Letšeng's unique diamond proposition

Russell Shor, Robert Weldon, A. J. A. (Bram) Janse, Christopher M. Breeding, Steven B. Shirey

Research output: Contribution to journalArticlepeer-review

2 Citations (Scopus)


The Letšeng-la-Terae diamond mine in Lesotho, a small nation surrounded by South Africa, is unique in that it produces some of the world's largest and highest-value diamonds from a relatively small volume of kimberlite ore. The mine, operated by De Beers during the late 1970s and early 1980s, was difficult to sustain economically because of its remoteness and very low ore grade, which made production costs very high. Since 2000, sharply rising prices for large diamonds have permitted the mine to reopen profitably as a 70/30 venture between Gem Diamonds Ltd. of South Africa and the government of Lesotho. To improve recovery of large diamonds, Letšeng's owners have implemented new processing technology that provides better identification of these crystals before processing and a crushing mechanism that reduces their potential breakage. In recent years, several important diamonds recovered from Letšeng have been sold to London luxury jeweler Laurence Graff.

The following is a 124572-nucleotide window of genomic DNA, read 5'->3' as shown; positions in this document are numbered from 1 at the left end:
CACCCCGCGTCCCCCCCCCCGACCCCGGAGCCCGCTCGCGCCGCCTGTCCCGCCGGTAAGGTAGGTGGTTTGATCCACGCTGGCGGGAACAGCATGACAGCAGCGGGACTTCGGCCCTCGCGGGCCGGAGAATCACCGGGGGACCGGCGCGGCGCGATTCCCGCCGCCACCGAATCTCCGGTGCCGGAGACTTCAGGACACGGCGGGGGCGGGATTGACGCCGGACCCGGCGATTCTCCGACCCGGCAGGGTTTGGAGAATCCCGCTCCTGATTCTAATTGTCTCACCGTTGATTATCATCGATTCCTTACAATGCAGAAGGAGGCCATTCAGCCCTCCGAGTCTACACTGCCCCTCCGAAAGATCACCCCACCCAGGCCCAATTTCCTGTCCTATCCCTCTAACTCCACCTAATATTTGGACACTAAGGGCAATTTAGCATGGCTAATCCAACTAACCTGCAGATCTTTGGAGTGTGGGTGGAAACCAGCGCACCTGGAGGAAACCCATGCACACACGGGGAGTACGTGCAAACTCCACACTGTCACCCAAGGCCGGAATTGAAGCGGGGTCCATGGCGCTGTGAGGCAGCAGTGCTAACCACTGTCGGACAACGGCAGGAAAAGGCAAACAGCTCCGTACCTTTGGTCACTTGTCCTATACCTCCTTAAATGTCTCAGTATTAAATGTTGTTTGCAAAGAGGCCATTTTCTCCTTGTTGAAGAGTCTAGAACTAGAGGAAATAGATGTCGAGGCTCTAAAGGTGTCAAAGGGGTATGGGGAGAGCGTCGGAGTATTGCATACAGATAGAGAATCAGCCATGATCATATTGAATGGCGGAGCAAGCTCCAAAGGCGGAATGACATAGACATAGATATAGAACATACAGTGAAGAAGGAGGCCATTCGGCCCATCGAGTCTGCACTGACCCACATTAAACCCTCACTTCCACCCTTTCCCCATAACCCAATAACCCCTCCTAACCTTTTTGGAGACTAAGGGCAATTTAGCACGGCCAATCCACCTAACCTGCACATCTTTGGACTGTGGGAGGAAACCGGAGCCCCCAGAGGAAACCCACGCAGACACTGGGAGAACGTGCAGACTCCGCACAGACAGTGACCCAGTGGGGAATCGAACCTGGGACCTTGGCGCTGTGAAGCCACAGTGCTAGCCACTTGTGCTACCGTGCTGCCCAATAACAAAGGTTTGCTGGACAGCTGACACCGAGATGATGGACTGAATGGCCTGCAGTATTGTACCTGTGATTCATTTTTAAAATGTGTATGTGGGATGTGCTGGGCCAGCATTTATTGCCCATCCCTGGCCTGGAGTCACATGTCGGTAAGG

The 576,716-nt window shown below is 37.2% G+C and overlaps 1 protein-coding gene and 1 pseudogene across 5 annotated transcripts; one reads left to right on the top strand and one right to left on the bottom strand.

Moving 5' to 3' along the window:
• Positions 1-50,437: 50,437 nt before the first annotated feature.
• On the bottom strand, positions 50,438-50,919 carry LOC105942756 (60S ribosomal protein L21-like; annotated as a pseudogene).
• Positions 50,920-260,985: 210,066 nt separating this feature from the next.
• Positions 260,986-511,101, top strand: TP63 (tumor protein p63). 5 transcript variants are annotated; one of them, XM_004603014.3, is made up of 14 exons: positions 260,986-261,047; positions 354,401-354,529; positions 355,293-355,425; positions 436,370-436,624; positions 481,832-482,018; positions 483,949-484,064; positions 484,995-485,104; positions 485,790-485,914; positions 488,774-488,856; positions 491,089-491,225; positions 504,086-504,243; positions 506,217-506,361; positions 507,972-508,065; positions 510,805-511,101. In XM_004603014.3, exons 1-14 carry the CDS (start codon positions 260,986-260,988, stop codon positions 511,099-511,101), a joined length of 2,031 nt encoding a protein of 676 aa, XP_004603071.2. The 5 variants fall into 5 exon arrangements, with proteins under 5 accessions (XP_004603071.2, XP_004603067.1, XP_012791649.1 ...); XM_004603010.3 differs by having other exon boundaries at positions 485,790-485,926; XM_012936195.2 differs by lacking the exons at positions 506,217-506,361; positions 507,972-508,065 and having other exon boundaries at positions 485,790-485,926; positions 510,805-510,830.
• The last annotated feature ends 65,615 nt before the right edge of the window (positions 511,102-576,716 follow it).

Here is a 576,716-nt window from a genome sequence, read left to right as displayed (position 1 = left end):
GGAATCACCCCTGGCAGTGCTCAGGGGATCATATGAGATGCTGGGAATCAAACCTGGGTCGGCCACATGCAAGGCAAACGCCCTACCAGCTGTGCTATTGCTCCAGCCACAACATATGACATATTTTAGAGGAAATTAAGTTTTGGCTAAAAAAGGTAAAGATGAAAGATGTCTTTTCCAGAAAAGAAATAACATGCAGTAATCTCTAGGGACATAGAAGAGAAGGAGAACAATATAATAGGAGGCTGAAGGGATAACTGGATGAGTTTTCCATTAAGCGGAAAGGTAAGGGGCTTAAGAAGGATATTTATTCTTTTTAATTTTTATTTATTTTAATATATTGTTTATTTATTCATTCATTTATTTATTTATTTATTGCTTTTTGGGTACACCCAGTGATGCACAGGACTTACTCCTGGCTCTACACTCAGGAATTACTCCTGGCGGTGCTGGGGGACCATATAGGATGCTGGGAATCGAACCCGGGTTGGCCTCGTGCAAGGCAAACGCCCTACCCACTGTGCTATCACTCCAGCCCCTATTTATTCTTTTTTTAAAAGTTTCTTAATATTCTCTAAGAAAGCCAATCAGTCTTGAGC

Original languageEnglish
Pages (from-to)280-299
Number of pages20
JournalGems and Gemology
Issue number3
Publication statusPublished - 1 Sep 2015
Externally publishedYes


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